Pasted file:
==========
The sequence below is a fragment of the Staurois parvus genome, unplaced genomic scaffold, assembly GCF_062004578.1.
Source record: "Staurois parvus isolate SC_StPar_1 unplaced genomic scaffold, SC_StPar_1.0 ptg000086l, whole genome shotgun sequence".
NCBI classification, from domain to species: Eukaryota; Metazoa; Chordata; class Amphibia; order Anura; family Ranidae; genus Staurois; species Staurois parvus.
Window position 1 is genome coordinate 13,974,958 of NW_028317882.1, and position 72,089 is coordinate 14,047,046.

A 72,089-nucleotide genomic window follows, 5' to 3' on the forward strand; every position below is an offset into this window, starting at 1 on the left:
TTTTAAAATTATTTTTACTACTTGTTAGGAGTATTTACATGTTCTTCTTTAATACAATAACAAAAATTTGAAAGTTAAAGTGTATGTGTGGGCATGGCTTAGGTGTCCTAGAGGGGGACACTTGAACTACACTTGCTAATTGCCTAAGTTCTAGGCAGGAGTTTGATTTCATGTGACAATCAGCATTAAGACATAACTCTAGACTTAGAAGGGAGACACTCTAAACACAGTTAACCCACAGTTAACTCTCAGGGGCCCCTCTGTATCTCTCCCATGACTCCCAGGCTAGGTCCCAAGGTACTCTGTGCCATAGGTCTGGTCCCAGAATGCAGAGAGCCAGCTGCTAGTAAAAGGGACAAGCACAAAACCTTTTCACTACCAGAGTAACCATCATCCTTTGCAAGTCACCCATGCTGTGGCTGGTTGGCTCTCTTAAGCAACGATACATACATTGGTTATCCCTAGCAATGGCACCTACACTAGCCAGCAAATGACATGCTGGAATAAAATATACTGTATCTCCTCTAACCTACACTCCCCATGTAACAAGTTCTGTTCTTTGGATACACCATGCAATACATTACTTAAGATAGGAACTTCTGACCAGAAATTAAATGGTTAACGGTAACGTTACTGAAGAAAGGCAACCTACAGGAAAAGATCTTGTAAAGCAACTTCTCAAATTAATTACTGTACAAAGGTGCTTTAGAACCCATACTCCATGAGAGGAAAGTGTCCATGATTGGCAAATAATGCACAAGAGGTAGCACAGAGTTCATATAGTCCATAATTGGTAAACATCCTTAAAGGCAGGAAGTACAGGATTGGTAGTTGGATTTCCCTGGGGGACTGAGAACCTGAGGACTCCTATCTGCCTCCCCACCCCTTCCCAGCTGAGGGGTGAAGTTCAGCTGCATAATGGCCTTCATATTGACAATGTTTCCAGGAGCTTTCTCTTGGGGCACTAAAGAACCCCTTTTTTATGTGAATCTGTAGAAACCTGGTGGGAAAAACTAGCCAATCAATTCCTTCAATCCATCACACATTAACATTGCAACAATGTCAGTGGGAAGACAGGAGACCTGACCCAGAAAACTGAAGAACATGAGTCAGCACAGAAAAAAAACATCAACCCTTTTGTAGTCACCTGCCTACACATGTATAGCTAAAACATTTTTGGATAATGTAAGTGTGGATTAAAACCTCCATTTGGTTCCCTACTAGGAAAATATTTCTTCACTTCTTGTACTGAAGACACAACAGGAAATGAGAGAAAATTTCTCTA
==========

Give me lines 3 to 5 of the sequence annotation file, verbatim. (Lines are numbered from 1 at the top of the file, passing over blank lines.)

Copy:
NCBI classification, from domain to species: Eukaryota; Metazoa; Chordata; class Amphibia; order Anura; family Ranidae; genus Staurois; species Staurois parvus.
Window position 1 is genome coordinate 13,974,958 of NW_028317882.1, and position 72,089 is coordinate 14,047,046.

A 72,089-nucleotide genomic window follows, 5' to 3' on the forward strand; every position below is an offset into this window, starting at 1 on the left: